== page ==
The very first appearance of the V4 at a Baselworld opening trade press dinner in 2004 had left journalists speechless. TAG Heuer was not particularly well known at the time for its innovations in terms of movements, which meant that the world’s first mechanical belt-driven watch was doubly surprising in the hands of Jean-Christophe Babin (then CEO) and his marketing director Stéphane Linder (current CEO). “We must first ensure the reliability of the product”, they had warned, “but we will get there”. During the three subsequent editions of the World Watch and Jewellery Show, as TAG Heuer’s Haute Horlogerie expertise became increasingly substantial and self-evident, these same journalists repeatedly enquired about the V4. “We will pour as much energy and means into it as necessary, but we will succeed”, replied the two with one accord.
"We will succeed"
During the three subsequent editions of the World Watch and Jewellery Show, as TAG Heuer’s Haute Horlogerie expertise became increasingly substantial and self-evident, these same journalists repeatedly enquired about the V4. “We will pour as much energy and means into it as necessary, but we will succeed”, replied the two with one accord.
150 years young – and an impressive new notch in its belt
This stubbornness was at last rewarded just in time for TAG Heuer’s 150th anniversary in 2010. Five years of relentless work had finally proved necessary to turn the famous V4 prototype into a model sufficiently reliable for commercialized production. Lewis Hamilton attended the launch of the first 150-piece limited series at a gala event in Paris and was particularly impressed by its V-shaped bridges angled at 15° like the cylinders of the Formula 1 motor-racing engines after which it is named. Two patents underscore the concentrated blend of innovation embodied in this landmark watch: one for the transmission via a high-yield relay of five notched micro belts; and the other for the linear weight, a 12-gram tungsten ingot mounted on the world’s smallest ball bearings.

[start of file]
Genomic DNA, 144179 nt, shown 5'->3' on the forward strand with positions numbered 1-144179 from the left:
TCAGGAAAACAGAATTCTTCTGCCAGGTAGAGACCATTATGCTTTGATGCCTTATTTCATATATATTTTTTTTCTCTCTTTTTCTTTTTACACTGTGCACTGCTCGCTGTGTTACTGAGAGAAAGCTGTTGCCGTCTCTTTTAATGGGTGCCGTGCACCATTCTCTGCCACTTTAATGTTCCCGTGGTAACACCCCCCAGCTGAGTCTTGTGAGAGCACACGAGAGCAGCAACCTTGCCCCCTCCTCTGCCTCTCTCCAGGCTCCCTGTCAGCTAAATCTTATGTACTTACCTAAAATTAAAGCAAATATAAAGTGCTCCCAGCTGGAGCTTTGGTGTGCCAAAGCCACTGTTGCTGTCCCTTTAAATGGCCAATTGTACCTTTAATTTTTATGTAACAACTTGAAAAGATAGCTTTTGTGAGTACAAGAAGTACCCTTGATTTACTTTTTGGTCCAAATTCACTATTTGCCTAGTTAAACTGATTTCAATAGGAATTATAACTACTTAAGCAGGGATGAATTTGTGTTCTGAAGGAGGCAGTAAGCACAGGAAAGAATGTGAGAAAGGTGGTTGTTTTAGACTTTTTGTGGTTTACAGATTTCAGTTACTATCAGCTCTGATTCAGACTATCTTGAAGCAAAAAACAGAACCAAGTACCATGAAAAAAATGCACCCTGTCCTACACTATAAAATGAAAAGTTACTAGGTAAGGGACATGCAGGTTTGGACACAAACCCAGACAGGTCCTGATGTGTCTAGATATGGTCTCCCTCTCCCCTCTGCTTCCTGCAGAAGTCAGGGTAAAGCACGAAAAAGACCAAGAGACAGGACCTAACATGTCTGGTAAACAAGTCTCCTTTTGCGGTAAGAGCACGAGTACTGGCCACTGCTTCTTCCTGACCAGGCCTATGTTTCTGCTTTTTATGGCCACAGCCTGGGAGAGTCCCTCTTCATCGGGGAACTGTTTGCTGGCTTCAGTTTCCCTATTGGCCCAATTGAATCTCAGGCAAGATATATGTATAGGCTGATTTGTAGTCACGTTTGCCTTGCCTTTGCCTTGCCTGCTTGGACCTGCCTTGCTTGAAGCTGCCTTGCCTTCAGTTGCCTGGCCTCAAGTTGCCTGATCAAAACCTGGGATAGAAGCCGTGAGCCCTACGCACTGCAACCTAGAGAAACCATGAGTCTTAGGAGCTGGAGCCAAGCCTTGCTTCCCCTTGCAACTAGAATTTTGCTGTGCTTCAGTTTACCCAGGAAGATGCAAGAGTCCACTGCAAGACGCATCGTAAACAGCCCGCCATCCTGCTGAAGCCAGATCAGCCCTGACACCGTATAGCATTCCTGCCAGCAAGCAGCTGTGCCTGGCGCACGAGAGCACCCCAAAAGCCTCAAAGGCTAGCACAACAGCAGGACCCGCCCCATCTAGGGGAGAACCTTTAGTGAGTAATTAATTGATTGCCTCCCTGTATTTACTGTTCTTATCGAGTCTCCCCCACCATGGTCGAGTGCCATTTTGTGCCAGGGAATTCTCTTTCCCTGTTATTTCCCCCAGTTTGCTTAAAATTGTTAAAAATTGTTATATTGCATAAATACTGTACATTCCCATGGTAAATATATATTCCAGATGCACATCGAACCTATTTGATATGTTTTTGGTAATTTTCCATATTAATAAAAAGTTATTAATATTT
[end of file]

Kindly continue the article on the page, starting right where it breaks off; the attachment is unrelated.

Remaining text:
In the very first interview he gave last year after his appointment as CEO of TAG Heuer, Stéphane Linder said: “I am extremely proud of the Monaco V4, since it symbolically spelt the start of Fine Watchmaking innovation for TAG Heuer. At the time, we had to create everything from scratch, since we did not have the current development resources now available to us. The concept was born in 2002, we presented the product in 2004, and it took four years to ensure its reliability with the help of teams we put in place, particularly with the support of talents from outside the watch industry such as Guy Semon, who is at the head of the 40-strong R&D department. This accomplishment kick-started our move to accomplish other major Haute Horlogerie feats. »
A new complication
In 2004, TAG Heuer owned only a case-making site. The efforts devoted to producing the Monaco V4 did indeed ignite the brand’s drive towards industrialisation. After incorporating a workshop specialising in the production of bridges and plates for mechanical movements in 2009, TAG Heuer set up two assembly workshops in 2010 on its main site in La Chaux-de-Fonds (dedicated to Haute Horlogerie and to its Calibre 1887); and then in 2011 acquired the high-end dial manufacturer ArteCad. The fourth TAG Heuer production unit was inaugurated on November 5th 2013 in Chevenez. The 10 million francs injected into the latter take the sum of investments designed to guarantee the brand optimal control of its component supply chain to an impressive total of 40 million Swiss francs.
So what will visitors to Baselworld discover in the new Monaco V4? Notably a new complication.